Housing Finance

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International experts from industry, academia, the financial community, and government share lessons learned from their efforts to objectively measure housing risk.

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For housing finance, as house prices rise above their trend, reduce the allowable loan-to-value ratios and increase required down payments, and put heavier capital requirements on the mortgage loans of lenders, writes AEI Scholar Alex J. Pollock in Housing Finance International: the Quarterly Journal of the International Union for Housing Finance.

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As the federal government searches for ways to reduce segregation, it should start by examining its own tax credit policies and considering that some federal housing policies promote economic and racial segregation.

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A decade after the peak of the US housing bubble, 15% of owners owe more on their mortgages than their properties are worth.

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Fannie Mae and Freddie Mac’s profits utterly depend on having their obligations backed by the US Treasury — and thus by taxpayers.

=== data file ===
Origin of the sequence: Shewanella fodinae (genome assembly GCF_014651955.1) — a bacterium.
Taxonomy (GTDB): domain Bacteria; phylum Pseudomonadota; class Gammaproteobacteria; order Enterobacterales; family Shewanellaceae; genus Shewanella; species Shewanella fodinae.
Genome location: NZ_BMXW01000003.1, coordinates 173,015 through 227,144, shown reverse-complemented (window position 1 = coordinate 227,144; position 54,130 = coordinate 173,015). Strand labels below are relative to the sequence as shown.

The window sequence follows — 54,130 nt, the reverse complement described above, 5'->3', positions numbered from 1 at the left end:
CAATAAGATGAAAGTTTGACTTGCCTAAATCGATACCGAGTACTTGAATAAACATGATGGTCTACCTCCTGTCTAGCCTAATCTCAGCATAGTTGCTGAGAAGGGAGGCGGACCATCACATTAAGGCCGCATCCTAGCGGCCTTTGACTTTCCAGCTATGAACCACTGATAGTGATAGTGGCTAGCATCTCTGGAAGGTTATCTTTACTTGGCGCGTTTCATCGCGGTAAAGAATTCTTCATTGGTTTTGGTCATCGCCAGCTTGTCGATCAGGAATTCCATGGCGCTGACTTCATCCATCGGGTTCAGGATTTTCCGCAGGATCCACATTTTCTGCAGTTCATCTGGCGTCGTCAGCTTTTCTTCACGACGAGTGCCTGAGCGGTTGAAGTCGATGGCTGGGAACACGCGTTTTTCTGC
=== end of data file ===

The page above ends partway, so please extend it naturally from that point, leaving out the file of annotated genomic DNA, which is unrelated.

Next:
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The claim that mortgage credit is very tight for all but pristine borrowers has been repeated so often by respected policymakers and economists that it is now taken as fact. This characterization of today’s mortgage market, however, is misleading.

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Senator Richard Shelby’s reforms look like a positive and balanced start at fixing the negative economic fallout created by the Dodd-Frank Act.

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Dianna Ingram | Bergman Group

Congress directed the Federal Housing Finance Agency (FHFA) how to set the g-fees Fannie Mae and Freddie Mac charge for guaranteeing mortgage-backed securities, but the FHFA didn’t follow the directions.

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Today’s mortgage market is described by respected policymakers and economists as having very tight mortgage credit, but this characterization is misleading. A few statistics about FHA loans, which comprise 25 percent of government guarantee home purchase loans, are sufficient to dispel the myth that only pristine borrowers can get a mortgage.

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Claims that housing has not recovered since the financial crisis because credit is tight are everywhere: from Fed Chair Yellen to economists working within and outside the government.

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Nobody wants the old Fannie and Freddie back; nobody wants them to stay on indefinitely in conservatorship. What is required are practical steps forward, rather than designing the ideal but politically unachievable solution.c

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